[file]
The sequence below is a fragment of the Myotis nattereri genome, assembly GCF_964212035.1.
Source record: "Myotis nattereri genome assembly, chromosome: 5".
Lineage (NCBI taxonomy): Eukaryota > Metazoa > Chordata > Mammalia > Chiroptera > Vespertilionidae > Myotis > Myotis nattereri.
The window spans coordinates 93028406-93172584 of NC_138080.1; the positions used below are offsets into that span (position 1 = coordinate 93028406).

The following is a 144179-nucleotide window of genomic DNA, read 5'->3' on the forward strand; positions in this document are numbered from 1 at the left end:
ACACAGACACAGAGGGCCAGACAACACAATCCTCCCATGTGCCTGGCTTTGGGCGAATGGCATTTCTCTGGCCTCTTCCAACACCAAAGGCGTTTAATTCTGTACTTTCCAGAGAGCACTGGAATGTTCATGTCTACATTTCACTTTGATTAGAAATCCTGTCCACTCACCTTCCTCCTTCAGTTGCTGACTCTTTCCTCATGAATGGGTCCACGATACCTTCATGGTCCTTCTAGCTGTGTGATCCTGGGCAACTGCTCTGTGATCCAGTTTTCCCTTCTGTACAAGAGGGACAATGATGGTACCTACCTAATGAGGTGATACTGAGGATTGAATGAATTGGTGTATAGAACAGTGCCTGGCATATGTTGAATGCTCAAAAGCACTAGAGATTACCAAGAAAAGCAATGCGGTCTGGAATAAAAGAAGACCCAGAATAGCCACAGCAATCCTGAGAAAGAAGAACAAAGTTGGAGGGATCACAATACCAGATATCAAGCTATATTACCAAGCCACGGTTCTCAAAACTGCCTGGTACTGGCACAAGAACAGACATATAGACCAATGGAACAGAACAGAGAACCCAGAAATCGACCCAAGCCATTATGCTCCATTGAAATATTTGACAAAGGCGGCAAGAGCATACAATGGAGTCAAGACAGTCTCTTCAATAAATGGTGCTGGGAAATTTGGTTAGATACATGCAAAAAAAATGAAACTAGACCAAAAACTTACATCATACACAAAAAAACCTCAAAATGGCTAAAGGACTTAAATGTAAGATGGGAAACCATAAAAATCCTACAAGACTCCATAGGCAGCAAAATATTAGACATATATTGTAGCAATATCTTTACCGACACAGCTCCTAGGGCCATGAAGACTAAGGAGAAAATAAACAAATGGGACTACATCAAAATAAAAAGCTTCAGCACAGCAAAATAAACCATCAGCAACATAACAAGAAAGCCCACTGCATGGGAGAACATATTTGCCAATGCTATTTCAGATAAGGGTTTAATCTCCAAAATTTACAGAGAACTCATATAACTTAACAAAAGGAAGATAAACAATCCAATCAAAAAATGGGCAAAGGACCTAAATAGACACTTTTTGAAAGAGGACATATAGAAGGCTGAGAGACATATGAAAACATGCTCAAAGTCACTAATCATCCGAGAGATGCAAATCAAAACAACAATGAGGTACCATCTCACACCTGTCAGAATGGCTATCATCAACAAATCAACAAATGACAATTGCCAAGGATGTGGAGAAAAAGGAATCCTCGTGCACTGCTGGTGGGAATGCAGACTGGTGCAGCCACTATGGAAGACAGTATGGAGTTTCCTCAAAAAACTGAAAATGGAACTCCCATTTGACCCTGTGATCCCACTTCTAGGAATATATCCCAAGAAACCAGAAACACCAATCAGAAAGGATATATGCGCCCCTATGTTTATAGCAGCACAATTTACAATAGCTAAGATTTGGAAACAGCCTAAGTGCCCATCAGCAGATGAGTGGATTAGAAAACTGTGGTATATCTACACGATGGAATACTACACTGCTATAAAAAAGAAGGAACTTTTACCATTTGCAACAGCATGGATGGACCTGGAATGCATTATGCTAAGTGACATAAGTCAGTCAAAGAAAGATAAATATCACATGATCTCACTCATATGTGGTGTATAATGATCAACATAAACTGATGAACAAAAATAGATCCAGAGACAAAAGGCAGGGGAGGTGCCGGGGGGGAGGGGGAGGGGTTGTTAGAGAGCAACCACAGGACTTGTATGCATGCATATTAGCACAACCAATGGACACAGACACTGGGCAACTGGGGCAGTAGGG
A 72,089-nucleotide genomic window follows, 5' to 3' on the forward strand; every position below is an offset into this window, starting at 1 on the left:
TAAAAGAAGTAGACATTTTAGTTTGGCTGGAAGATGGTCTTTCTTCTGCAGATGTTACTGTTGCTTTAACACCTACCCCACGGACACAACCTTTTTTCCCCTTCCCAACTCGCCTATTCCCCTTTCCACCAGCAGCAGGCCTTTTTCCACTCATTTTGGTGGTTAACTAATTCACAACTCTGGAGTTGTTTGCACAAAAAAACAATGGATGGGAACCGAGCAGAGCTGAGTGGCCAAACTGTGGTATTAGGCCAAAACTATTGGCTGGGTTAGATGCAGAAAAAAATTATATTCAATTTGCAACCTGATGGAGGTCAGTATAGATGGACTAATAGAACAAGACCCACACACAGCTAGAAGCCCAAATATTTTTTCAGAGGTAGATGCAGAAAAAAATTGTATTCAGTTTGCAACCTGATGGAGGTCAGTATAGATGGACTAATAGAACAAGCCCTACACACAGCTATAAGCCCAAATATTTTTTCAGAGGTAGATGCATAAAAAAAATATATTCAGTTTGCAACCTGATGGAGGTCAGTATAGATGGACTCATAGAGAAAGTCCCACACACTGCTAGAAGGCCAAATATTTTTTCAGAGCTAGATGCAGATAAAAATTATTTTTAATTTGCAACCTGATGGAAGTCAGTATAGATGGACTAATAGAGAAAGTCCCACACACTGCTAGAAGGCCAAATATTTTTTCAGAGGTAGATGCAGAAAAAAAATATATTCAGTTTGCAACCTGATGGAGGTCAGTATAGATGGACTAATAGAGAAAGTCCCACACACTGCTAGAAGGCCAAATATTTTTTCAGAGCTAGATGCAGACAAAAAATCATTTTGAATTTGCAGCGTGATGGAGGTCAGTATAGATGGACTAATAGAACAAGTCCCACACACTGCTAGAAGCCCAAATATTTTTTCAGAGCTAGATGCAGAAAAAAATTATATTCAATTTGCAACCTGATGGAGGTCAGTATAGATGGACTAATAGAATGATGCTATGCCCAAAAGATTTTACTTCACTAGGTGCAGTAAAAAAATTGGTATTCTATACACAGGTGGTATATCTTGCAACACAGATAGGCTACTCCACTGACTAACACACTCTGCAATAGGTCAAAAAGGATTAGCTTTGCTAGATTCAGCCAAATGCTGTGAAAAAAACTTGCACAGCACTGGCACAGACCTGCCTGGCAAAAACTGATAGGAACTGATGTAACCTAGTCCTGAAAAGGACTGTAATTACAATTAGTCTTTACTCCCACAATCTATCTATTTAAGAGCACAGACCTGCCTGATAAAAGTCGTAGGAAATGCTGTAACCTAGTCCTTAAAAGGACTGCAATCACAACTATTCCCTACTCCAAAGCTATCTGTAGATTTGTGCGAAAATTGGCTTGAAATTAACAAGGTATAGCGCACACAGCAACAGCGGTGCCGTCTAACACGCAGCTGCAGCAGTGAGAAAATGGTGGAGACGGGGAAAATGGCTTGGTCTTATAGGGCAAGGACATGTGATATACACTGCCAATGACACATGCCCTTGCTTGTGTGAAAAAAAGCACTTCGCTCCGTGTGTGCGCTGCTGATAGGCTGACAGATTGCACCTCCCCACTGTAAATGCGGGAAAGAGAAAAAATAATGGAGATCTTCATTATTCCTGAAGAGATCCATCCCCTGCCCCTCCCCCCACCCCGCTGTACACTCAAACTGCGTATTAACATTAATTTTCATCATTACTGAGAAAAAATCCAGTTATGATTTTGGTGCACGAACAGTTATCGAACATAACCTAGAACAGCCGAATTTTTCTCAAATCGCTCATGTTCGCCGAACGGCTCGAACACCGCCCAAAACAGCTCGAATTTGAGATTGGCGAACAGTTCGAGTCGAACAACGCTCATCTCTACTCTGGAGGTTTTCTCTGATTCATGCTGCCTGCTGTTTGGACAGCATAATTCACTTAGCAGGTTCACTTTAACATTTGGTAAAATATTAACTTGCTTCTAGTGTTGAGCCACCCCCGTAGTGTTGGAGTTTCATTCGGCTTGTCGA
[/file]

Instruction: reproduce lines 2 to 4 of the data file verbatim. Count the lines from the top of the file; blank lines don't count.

Source record: "Myotis nattereri genome assembly, chromosome: 5".
Lineage (NCBI taxonomy): Eukaryota > Metazoa > Chordata > Mammalia > Chiroptera > Vespertilionidae > Myotis > Myotis nattereri.
The window spans coordinates 93028406-93172584 of NC_138080.1; the positions used below are offsets into that span (position 1 = coordinate 93028406).